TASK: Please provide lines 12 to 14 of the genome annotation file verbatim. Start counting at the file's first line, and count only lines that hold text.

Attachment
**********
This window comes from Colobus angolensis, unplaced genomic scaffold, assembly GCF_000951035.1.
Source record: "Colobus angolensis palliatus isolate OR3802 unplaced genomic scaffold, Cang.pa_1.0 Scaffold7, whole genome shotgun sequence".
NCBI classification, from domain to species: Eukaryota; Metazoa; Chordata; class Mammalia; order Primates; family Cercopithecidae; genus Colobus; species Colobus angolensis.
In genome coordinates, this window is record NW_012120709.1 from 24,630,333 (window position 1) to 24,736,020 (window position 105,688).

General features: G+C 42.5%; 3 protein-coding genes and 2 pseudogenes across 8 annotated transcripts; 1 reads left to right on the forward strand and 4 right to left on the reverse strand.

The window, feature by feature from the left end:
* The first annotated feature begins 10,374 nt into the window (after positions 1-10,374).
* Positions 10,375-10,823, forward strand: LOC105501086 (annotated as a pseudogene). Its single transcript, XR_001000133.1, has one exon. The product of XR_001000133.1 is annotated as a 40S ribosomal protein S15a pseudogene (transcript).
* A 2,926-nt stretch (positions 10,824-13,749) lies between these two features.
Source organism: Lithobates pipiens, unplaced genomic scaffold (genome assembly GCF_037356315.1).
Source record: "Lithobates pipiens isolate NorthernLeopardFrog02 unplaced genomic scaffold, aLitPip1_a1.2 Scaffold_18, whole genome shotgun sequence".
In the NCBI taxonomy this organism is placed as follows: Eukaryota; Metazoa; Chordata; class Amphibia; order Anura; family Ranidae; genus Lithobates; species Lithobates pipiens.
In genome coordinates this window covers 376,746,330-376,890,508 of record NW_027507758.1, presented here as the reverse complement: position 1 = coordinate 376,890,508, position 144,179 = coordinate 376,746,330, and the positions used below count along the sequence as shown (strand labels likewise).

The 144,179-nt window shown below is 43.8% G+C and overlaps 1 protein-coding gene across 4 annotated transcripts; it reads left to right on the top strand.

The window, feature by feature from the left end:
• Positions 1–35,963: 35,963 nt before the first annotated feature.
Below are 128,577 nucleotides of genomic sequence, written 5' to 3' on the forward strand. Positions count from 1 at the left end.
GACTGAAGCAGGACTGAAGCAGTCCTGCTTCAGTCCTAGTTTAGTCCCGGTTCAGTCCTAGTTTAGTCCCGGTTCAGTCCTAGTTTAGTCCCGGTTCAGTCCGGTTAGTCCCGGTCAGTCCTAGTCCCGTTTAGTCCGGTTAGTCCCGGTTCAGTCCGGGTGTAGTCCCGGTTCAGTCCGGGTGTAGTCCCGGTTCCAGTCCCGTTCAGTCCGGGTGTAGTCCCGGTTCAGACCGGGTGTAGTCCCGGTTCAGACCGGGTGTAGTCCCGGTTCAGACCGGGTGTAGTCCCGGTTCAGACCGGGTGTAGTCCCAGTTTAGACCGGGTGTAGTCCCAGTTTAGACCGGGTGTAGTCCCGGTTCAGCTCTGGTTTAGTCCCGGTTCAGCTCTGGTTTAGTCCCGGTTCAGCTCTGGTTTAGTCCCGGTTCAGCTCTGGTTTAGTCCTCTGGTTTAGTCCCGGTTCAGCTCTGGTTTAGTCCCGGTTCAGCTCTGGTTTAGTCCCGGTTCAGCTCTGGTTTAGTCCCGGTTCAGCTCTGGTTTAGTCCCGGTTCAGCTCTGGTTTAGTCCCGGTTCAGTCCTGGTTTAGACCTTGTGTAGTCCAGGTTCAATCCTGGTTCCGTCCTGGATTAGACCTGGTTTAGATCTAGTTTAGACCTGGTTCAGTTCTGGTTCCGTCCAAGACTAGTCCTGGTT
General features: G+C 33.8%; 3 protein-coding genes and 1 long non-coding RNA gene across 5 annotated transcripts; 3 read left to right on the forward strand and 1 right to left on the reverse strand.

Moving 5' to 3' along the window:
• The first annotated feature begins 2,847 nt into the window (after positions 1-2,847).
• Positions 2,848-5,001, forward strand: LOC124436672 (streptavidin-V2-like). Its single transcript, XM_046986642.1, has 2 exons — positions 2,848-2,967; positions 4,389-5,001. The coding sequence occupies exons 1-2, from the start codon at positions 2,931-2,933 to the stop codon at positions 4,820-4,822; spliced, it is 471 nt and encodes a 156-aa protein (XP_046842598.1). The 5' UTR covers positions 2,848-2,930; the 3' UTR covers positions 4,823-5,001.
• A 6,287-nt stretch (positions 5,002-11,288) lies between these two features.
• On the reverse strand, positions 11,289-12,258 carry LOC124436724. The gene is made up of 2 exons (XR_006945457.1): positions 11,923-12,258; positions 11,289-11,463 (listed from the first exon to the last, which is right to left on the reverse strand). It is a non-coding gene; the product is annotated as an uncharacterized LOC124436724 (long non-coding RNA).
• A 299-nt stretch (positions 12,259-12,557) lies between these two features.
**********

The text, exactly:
In the NCBI taxonomy this organism is placed as follows: Eukaryota; Metazoa; Chordata; class Amphibia; order Anura; family Ranidae; genus Lithobates; species Lithobates pipiens.
In genome coordinates this window covers 376,746,330-376,890,508 of record NW_027507758.1, presented here as the reverse complement: position 1 = coordinate 376,890,508, position 144,179 = coordinate 376,746,330, and the positions used below count along the sequence as shown (strand labels likewise).

The 144,179-nt window shown below is 43.8% G+C and overlaps 1 protein-coding gene across 4 annotated transcripts; it reads left to right on the top strand.